An aphorism is nothing else but the slightest
form of writing raised to the highest level of expressive communication. Carl William Brown





In jail a man has no personality. He is a minor disposal problem and a few entries on reports. Nobody cares who loves or hates him, what he looks like, what he did with his life. Nobody reacts to him unless he gives trouble. Nobody abuses him. All that is asked of him is that he go quietly to the right cell and remain quiet when he gets there. There is nothing to fight against, nothing to be mad at. The jailers are quiet men without animosity or sadism. All this stuff you read about men yelling and screaming, beating against the bars, running spoons along them, guards rushing in with clubs -- all that is for the big house. A good jail is one of the quietest places in the world. Life in jail is in suspension.


Raymond Chandler (1888-1959, American author)


To assert in any case that a man must be absolutely cut off from society because he is absolutely evil amounts to saying that society is absolutely good, and no-one in his right mind will believe this today.


Albert Camus (1913-1960, French existential writer)


In prison, those things withheld from and denied to the prisoner become precisely what he wants most of all.


Eldridge Cleaver (1935-, American black leader, writer)


We are all serving a life sentence in the dungeon of the self.


Cyril Connolly (1903-1974, British critic)


We are all conceived in close prison; in our mothers wombs, we are close prisoners all; when we are born, we are born but to the liberty of the house; prisoners still, though within larger walls; and then all our life is but a going out to the place of execution, to death.


John Donne (1572-1632, British metaphysical poet)


Prison continues, on those who are entrusted to it, a work begun elsewhere, which the whole of society pursues on each individual through innumerable mechanisms of discipline.


Michel Foucault (1926-1984, French essayist, philosopher)


There is a close relationship between flowers and convicts. The fragility and delicacy of the former are of the same nature as the brutal insensitivity of the latter.


Jean Genet (1910-1986, French playwright, novelist)


I turn and turn in my cell like a fly that doesn't know where to die.


Antonio Gramsci (1891-1937, Italian political theorist)


He that is taken and put into prison or chains is not conquered, though overcome; for he is still an enemy.


Thomas Hobbes (1588-1679, British philosopher)


Such is the remorseless progression of human society, shedding lives and souls as it goes on its way. It is an ocean into which men sink who have been cast out by the law and consigned, with help most cruelly withheld, to moral death. The sea is the pitiless social darkness into which the penal system casts those it has condemned, an unfathomable waste of misery. The human soul, lost in those depths, may become a corpse. Who shall revive it?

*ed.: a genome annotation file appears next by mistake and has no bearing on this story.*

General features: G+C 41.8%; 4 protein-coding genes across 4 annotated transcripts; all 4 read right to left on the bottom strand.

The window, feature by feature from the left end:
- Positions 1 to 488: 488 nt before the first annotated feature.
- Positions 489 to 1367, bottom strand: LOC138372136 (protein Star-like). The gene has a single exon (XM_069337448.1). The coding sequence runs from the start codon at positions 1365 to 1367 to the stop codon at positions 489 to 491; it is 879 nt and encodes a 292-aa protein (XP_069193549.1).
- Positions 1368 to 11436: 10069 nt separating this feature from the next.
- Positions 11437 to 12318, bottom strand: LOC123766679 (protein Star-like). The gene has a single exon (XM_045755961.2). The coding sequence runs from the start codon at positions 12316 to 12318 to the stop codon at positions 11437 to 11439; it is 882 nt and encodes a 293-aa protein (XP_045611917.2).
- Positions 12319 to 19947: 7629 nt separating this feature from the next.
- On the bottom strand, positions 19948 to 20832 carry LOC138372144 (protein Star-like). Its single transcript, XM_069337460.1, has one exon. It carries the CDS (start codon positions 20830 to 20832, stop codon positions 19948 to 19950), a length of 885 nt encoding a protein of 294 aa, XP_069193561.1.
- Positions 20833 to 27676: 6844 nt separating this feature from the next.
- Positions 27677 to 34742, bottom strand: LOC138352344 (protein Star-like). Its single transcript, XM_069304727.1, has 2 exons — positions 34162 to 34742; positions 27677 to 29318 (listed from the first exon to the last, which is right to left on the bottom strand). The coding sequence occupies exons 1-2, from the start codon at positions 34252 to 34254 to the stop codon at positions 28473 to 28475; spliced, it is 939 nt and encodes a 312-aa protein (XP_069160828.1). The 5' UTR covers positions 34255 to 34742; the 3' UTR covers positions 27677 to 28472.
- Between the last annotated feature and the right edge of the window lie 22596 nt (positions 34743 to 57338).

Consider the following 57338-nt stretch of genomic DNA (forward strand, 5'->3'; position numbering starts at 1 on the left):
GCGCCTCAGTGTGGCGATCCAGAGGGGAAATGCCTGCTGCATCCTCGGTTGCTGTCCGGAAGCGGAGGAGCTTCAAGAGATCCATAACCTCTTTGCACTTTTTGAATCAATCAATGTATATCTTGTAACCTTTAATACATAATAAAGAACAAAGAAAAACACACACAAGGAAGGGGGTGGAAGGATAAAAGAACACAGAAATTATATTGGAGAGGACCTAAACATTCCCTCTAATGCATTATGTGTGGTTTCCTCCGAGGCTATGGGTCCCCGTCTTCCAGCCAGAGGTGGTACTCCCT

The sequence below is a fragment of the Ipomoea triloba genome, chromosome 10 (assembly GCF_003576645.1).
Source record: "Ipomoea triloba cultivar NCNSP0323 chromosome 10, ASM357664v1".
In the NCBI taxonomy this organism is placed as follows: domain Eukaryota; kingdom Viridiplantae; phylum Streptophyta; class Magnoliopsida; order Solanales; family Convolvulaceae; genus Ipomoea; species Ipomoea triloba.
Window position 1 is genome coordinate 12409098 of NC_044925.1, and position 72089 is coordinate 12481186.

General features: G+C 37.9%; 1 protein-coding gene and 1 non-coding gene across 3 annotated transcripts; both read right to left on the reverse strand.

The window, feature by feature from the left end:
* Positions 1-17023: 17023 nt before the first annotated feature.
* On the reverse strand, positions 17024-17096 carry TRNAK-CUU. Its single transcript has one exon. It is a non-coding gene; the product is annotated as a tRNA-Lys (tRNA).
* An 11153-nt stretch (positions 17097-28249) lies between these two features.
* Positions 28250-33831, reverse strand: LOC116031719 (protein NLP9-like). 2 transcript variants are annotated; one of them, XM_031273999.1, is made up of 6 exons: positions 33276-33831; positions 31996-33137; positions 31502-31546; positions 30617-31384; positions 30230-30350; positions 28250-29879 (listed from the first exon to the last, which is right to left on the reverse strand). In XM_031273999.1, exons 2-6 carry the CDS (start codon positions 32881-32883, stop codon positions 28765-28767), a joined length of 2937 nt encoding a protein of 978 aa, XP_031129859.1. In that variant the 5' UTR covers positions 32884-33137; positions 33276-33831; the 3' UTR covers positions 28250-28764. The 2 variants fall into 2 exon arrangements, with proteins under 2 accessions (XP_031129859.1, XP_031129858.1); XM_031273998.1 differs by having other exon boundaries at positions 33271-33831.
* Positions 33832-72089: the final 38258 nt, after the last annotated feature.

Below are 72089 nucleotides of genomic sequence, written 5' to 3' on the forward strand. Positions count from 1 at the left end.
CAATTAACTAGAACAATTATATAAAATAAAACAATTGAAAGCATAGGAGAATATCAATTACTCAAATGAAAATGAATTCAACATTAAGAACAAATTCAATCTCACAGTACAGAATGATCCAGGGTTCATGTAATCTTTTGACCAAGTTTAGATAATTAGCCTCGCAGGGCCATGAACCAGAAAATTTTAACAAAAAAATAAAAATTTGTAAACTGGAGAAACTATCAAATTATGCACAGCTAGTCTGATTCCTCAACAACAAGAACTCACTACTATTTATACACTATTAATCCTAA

Victor Hugo (1802-1885, French poet, dramatist, novelist)


The prisoner is not the one who has committed a crime, but the one who clings to his crime and lives it over and over.


Henry Miller (1891-1980, American author)


It isn't true that convicts live like animals: animals have more room to move around.


Mario Vargas Llosa (1936-, Latin American author)


Stone walls do not a prison make nor iron bars a cage; minds innocent and quiet take that for an hermitage.


Richard Lovelace (1618-1657, British poet)


The most anxious man in a prison is the governor.


George Bernard Shaw (1856-1950, Irish-born British dramatist)


Under a government which imprisons any unjustly, the true place for a just man is also a prison.


Henry David Thoreau (1817-1862, American essayist, poet, naturalist)


A man will be imprisoned in a room with a door that's unlocked and opens inwards; as long as it does not occur to him to pull rather than push.


Ludwig Wittgenstein (1889-1951, Austrian philosopher)


I never saw a man who looked with such a wistful eye upon that little tent of blue which prisoners call the sky.


Oscar Wilde (1856-1900, British author, wit)


Anyone who has been to an English public school will always feel comparatively at home in prison. It is the people brought up in the gay intimacy of the slums who find prison so soul-destroying.


Evelyn Waugh (1903-1966, British novelist)


I know not whether Laws be right or whether Laws be wrong; all that we know who live in gaol is that the wall is strong; and that each day is like a year, a year whose days are long.


Oscar Wilde (1856-1900, British author, wit)


We who live in prison, and in whose lives there is no event but sorrow, have to measure time by throbs of pain, and the record of bitter moments.


Oscar Wilde (1856-1900, British author, wit)


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